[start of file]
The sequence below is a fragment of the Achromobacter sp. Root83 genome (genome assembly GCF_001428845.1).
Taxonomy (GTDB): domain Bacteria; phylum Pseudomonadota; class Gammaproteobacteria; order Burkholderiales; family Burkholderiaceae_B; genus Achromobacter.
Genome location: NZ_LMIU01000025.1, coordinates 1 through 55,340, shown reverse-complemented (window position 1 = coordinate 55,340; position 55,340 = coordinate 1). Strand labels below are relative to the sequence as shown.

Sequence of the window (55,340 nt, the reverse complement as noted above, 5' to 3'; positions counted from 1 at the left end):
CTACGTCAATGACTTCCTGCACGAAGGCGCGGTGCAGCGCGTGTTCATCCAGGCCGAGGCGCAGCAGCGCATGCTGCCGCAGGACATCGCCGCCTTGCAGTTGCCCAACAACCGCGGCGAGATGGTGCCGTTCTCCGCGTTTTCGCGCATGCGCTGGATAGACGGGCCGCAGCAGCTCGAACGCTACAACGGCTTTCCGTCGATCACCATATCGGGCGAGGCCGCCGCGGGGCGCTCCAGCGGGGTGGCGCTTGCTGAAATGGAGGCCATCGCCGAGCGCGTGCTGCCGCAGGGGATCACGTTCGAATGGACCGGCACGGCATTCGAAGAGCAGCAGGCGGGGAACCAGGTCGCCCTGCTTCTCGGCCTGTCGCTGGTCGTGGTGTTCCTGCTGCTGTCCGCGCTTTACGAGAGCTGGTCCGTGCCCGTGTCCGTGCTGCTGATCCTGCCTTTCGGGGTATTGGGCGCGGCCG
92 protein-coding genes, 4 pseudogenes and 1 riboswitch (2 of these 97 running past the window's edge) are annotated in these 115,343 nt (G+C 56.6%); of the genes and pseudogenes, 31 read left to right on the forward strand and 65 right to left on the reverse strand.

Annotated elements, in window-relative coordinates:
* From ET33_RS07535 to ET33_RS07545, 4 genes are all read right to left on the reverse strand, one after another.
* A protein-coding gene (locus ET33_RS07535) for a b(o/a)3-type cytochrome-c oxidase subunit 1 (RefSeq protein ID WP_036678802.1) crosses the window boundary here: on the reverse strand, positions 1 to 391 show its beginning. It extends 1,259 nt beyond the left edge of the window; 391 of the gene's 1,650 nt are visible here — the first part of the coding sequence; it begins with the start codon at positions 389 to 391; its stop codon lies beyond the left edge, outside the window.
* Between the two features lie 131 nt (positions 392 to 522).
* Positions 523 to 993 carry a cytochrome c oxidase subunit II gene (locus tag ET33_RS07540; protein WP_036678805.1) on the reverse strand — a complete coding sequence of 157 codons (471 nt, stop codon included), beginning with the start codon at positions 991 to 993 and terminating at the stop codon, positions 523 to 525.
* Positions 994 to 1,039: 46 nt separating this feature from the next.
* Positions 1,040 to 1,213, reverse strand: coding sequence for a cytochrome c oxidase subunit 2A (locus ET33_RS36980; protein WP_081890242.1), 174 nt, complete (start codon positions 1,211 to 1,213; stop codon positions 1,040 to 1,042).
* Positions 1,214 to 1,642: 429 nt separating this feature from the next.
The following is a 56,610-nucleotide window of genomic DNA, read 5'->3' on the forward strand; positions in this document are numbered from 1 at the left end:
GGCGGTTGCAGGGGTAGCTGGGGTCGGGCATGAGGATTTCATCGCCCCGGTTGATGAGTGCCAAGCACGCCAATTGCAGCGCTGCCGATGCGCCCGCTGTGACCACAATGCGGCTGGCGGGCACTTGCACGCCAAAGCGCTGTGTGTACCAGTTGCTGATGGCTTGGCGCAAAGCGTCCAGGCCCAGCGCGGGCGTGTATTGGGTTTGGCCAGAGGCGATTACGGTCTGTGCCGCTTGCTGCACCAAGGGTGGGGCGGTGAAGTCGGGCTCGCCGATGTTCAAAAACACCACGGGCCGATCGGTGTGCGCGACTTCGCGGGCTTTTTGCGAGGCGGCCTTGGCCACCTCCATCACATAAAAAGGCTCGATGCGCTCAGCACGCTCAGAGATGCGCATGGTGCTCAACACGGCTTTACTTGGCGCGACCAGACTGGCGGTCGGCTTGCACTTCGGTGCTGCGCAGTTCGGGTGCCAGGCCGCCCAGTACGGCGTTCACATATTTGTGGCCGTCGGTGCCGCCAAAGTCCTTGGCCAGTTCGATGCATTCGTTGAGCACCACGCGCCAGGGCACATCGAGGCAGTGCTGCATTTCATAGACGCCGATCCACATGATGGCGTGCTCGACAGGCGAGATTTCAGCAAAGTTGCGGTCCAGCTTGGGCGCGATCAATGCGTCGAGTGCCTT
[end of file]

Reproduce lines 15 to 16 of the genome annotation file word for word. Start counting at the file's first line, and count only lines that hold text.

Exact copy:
The following is a 56,610-nucleotide window of genomic DNA, read 5'->3' on the forward strand; positions in this document are numbered from 1 at the left end:
GGCGGTTGCAGGGGTAGCTGGGGTCGGGCATGAGGATTTCATCGCCCCGGTTGATGAGTGCCAAGCACGCCAATTGCAGCGCTGCCGATGCGCCCGCTGTGACCACAATGCGGCTGGCGGGCACTTGCACGCCAAAGCGCTGTGTGTACCAGTTGCTGATGGCTTGGCGCAAAGCGTCCAGGCCCAGCGCGGGCGTGTATTGGGTTTGGCCAGAGGCGATTACGGTCTGTGCCGCTTGCTGCACCAAGGGTGGGGCGGTGAAGTCGGGCTCGCCGATGTTCAAAAACACCACGGGCCGATCGGTGTGCGCGACTTCGCGGGCTTTTTGCGAGGCGGCCTTGGCCACCTCCATCACATAAAAAGGCTCGATGCGCTCAGCACGCTCAGAGATGCGCATGGTGCTCAACACGGCTTTACTTGGCGCGACCAGACTGGCGGTCGGCTTGCACTTCGGTGCTGCGCAGTTCGGGTGCCAGGCCGCCCAGTACGGCGTTCACATATTTGTGGCCGTCGGTGCCGCCAAAGTCCTTGGCCAGTTCGATGCATTCGTTGAGCACCACGCGCCAGGGCACATCGAGGCAGTGCTGCATTTCATAGACGCCGATCCACATGATGGCGTGCTCGACAGGCGAGATTTCAGCAAAGTTGCGGTCCAGCTTGGGCGCGATCAATGCGTCGAGTGCCTT